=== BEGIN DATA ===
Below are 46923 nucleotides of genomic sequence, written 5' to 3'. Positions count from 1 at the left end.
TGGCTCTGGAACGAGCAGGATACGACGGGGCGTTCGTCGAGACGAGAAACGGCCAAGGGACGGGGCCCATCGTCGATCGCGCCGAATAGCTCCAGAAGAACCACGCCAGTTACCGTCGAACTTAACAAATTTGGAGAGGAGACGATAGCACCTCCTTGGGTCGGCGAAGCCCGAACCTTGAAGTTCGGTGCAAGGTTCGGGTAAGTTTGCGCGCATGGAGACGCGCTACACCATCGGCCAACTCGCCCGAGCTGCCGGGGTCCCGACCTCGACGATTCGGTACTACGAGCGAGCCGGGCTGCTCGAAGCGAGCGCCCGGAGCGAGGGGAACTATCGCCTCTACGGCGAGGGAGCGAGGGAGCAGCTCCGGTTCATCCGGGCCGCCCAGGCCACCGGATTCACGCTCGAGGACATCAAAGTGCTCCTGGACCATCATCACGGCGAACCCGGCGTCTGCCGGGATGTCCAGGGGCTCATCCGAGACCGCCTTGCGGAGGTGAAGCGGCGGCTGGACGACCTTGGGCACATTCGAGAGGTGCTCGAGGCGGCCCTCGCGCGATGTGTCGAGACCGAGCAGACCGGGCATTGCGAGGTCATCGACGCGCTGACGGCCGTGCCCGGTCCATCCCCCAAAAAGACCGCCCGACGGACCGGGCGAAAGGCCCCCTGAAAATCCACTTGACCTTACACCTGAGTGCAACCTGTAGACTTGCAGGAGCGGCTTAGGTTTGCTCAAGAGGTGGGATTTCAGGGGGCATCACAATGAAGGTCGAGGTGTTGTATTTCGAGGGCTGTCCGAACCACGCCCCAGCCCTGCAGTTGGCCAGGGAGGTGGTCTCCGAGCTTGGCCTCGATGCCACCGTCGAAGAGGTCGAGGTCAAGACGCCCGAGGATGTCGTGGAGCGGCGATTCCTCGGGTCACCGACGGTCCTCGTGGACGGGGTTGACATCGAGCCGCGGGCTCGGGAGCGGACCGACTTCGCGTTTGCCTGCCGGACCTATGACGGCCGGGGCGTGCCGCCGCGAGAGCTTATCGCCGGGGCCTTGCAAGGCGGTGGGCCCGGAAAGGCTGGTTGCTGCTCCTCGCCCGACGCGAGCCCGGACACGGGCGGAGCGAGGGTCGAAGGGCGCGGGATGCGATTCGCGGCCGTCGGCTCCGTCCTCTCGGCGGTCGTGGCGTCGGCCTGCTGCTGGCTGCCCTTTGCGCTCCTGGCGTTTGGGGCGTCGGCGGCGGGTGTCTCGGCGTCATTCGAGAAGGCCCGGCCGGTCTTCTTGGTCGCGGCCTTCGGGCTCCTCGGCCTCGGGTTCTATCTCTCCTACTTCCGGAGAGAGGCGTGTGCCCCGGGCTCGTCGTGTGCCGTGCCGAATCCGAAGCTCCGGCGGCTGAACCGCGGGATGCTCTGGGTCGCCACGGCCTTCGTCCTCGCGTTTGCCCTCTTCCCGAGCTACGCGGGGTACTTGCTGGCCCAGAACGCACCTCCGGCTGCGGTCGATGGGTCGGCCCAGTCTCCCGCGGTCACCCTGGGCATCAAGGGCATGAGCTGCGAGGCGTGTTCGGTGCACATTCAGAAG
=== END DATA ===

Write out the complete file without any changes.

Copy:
Below are 46923 nucleotides of genomic sequence, written 5' to 3'. Positions count from 1 at the left end.
TGGCTCTGGAACGAGCAGGATACGACGGGGCGTTCGTCGAGACGAGAAACGGCCAAGGGACGGGGCCCATCGTCGATCGCGCCGAATAGCTCCAGAAGAACCACGCCAGTTACCGTCGAACTTAACAAATTTGGAGAGGAGACGATAGCACCTCCTTGGGTCGGCGAAGCCCGAACCTTGAAGTTCGGTGCAAGGTTCGGGTAAGTTTGCGCGCATGGAGACGCGCTACACCATCGGCCAACTCGCCCGAGCTGCCGGGGTCCCGACCTCGACGATTCGGTACTACGAGCGAGCCGGGCTGCTCGAAGCGAGCGCCCGGAGCGAGGGGAACTATCGCCTCTACGGCGAGGGAGCGAGGGAGCAGCTCCGGTTCATCCGGGCCGCCCAGGCCACCGGATTCACGCTCGAGGACATCAAAGTGCTCCTGGACCATCATCACGGCGAACCCGGCGTCTGCCGGGATGTCCAGGGGCTCATCCGAGACCGCCTTGCGGAGGTGAAGCGGCGGCTGGACGACCTTGGGCACATTCGAGAGGTGCTCGAGGCGGCCCTCGCGCGATGTGTCGAGACCGAGCAGACCGGGCATTGCGAGGTCATCGACGCGCTGACGGCCGTGCCCGGTCCATCCCCCAAAAAGACCGCCCGACGGACCGGGCGAAAGGCCCCCTGAAAATCCACTTGACCTTACACCTGAGTGCAACCTGTAGACTTGCAGGAGCGGCTTAGGTTTGCTCAAGAGGTGGGATTTCAGGGGGCATCACAATGAAGGTCGAGGTGTTGTATTTCGAGGGCTGTCCGAACCACGCCCCAGCCCTGCAGTTGGCCAGGGAGGTGGTCTCCGAGCTTGGCCTCGATGCCACCGTCGAAGAGGTCGAGGTCAAGACGCCCGAGGATGTCGTGGAGCGGCGATTCCTCGGGTCACCGACGGTCCTCGTGGACGGGGTTGACATCGAGCCGCGGGCTCGGGAGCGGACCGACTTCGCGTTTGCCTGCCGGACCTATGACGGCCGGGGCGTGCCGCCGCGAGAGCTTATCGCCGGGGCCTTGCAAGGCGGTGGGCCCGGAAAGGCTGGTTGCTGCTCCTCGCCCGACGCGAGCCCGGACACGGGCGGAGCGAGGGTCGAAGGGCGCGGGATGCGATTCGCGGCCGTCGGCTCCGTCCTCTCGGCGGTCGTGGCGTCGGCCTGCTGCTGGCTGCCCTTTGCGCTCCTGGCGTTTGGGGCGTCGGCGGCGGGTGTCTCGGCGTCATTCGAGAAGGCCCGGCCGGTCTTCTTGGTCGCGGCCTTCGGGCTCCTCGGCCTCGGGTTCTATCTCTCCTACTTCCGGAGAGAGGCGTGTGCCCCGGGCTCGTCGTGTGCCGTGCCGAATCCGAAGCTCCGGCGGCTGAACCGCGGGATGCTCTGGGTCGCCACGGCCTTCGTCCTCGCGTTTGCCCTCTTCCCGAGCTACGCGGGGTACTTGCTGGCCCAGAACGCACCTCCGGCTGCGGTCGATGGGTCGGCCCAGTCTCCCGCGGTCACCCTGGGCATCAAGGGCATGAGCTGCGAGGCGTGTTCGGTGCACATTCAGAAG